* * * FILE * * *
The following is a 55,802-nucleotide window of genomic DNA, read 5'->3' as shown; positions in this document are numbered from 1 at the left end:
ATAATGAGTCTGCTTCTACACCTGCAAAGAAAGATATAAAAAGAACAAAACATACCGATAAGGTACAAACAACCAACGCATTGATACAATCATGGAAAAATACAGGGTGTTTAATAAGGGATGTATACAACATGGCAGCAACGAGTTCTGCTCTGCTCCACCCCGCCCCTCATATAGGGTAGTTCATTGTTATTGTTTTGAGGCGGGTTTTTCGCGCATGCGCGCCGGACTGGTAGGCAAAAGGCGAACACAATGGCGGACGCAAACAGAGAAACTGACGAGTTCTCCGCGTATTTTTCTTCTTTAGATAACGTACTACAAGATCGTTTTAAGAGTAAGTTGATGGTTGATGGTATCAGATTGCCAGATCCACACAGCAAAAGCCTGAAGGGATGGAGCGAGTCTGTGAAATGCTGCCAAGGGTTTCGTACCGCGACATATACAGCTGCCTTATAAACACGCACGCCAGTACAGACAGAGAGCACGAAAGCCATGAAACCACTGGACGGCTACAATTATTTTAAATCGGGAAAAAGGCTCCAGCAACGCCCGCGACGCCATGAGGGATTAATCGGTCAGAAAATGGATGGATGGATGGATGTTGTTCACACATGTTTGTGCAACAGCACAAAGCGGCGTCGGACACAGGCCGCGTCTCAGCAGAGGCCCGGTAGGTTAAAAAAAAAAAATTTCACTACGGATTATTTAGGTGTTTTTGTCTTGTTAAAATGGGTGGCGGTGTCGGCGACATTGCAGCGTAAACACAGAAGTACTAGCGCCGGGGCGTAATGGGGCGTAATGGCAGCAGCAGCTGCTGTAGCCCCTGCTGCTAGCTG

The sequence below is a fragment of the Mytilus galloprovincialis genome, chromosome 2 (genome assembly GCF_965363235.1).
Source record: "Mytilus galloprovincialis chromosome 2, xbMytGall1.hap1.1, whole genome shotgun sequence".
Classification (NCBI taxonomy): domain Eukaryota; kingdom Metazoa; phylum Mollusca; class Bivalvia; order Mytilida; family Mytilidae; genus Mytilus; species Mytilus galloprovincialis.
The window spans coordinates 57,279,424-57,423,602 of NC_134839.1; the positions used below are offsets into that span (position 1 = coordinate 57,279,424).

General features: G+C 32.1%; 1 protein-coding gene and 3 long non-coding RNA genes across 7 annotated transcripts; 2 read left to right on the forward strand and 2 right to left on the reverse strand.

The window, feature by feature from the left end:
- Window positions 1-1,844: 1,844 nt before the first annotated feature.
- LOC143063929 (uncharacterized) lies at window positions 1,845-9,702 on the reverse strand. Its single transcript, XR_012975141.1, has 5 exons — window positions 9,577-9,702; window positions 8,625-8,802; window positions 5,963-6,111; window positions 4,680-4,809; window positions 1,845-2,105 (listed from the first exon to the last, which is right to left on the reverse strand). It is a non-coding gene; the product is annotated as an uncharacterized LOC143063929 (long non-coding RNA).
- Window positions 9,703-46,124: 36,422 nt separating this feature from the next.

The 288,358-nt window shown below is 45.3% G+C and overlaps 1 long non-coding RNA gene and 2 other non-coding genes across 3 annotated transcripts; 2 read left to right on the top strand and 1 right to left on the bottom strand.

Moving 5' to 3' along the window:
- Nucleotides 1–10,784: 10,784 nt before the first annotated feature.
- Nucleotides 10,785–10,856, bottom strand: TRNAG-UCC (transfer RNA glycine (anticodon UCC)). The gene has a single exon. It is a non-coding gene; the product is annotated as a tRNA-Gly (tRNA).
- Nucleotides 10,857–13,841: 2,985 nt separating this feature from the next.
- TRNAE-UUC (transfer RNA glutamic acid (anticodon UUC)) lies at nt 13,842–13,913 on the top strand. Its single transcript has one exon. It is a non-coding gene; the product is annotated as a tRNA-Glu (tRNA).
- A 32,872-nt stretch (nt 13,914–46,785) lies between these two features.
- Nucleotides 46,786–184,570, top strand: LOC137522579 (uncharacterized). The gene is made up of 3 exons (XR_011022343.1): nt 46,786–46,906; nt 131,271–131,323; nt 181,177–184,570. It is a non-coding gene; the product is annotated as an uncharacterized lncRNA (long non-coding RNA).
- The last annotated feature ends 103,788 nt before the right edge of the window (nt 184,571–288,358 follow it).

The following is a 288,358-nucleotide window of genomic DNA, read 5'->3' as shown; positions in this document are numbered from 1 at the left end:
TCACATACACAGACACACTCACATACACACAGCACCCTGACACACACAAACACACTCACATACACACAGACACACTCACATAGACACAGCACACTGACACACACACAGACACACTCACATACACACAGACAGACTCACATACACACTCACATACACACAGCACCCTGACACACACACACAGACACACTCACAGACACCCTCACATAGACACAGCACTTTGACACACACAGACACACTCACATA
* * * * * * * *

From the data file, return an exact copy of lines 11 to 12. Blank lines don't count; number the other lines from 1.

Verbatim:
- Window positions 9,703-46,124: 36,422 nt separating this feature from the next.

The 288,358-nt window shown below is 45.3% G+C and overlaps 1 long non-coding RNA gene and 2 other non-coding genes across 3 annotated transcripts; 2 read left to right on the top strand and 1 right to left on the bottom strand.